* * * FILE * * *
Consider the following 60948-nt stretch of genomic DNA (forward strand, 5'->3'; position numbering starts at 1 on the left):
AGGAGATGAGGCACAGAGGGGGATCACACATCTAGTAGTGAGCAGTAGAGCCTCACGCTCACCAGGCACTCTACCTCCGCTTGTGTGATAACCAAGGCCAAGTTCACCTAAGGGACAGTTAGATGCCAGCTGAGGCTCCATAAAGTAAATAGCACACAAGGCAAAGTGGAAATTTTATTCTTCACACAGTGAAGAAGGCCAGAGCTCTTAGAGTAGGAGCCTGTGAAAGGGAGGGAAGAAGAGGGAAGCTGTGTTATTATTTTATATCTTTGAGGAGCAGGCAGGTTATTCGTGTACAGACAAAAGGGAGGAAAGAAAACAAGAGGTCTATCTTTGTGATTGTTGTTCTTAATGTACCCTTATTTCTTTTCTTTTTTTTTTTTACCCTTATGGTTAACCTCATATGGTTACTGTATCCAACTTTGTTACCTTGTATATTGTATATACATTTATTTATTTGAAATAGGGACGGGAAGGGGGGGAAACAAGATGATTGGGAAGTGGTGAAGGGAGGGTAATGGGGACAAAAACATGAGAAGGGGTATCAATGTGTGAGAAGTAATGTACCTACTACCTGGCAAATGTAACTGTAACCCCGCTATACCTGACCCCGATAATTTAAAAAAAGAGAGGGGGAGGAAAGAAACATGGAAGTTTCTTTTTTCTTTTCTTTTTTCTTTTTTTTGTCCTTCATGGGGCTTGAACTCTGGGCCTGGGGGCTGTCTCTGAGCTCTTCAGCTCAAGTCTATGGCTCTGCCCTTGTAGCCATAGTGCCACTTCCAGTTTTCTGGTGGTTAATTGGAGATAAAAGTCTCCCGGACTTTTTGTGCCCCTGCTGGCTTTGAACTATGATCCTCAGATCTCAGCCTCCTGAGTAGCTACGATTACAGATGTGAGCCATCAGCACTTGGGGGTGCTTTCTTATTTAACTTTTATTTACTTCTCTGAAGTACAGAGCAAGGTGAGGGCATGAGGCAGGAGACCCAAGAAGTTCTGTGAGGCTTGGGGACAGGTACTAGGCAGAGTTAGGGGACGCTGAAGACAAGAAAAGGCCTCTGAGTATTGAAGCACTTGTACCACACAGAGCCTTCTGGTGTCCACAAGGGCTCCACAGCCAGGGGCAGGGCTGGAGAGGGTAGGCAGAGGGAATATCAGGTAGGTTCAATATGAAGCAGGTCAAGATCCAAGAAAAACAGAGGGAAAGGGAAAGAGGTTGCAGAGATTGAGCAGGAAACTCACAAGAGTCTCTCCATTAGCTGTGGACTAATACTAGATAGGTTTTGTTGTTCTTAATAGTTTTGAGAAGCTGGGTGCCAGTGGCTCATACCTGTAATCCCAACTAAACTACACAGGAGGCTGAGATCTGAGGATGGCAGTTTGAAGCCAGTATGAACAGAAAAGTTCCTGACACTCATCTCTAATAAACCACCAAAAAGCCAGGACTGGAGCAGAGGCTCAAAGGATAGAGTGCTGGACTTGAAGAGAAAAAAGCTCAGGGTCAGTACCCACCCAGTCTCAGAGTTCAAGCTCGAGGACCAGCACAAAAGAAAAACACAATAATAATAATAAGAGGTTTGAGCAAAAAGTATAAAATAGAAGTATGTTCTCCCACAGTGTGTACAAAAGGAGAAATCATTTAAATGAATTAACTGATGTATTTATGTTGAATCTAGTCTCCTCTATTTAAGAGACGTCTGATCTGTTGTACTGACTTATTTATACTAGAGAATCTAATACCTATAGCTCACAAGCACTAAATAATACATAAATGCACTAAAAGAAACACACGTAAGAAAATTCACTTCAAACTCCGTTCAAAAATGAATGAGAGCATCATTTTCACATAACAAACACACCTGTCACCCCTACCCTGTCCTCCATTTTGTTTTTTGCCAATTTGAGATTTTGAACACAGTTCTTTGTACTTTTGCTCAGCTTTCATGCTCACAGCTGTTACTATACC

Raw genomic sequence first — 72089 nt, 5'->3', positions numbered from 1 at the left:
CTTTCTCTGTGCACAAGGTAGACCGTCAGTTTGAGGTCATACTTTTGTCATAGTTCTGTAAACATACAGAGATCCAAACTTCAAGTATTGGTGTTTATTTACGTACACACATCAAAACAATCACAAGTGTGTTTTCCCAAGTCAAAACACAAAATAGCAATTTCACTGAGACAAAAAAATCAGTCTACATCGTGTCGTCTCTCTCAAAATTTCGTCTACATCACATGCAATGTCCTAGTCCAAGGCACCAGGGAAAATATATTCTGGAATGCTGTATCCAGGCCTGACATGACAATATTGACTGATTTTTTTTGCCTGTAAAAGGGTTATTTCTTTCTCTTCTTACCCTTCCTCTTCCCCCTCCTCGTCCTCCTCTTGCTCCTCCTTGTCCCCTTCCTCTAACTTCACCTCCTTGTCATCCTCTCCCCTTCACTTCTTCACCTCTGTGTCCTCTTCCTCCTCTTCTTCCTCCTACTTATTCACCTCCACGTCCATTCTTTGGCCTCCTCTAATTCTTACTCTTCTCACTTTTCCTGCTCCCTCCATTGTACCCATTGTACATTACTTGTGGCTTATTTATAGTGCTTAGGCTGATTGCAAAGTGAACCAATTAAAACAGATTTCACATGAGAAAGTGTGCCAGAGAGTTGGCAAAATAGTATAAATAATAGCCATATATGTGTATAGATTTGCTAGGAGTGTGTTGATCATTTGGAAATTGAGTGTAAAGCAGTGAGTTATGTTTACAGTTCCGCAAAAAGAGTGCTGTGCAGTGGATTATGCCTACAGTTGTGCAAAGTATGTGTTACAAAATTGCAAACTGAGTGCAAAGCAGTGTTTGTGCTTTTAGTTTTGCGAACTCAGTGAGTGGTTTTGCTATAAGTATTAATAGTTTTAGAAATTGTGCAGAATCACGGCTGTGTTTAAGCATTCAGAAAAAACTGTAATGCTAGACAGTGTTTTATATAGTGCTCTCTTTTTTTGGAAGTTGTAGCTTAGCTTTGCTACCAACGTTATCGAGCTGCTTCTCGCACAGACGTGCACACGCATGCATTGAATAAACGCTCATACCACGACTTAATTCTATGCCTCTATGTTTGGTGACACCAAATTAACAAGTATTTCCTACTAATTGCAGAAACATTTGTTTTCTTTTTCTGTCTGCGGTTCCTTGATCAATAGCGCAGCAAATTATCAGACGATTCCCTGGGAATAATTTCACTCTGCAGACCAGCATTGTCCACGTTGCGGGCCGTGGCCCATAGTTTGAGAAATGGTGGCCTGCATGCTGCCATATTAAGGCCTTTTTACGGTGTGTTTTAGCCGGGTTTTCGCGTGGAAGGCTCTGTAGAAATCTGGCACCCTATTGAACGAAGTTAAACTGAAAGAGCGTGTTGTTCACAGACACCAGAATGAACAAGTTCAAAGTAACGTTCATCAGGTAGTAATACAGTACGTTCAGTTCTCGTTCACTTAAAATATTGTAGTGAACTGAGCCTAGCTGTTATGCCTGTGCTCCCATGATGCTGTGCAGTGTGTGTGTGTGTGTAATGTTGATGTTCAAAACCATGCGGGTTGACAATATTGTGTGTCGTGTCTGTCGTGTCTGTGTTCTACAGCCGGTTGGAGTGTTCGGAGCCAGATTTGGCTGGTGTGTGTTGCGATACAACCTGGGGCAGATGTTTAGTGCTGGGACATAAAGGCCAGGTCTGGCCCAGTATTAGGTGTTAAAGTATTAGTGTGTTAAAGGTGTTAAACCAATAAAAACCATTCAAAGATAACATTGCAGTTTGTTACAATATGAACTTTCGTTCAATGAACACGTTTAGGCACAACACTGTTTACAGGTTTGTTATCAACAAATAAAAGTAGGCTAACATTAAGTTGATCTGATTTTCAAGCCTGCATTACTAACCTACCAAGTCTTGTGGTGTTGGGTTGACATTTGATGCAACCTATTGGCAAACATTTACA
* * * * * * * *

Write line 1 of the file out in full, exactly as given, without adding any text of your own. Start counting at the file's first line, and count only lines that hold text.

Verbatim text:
Consider the following 60948-nt stretch of genomic DNA (forward strand, 5'->3'; position numbering starts at 1 on the left):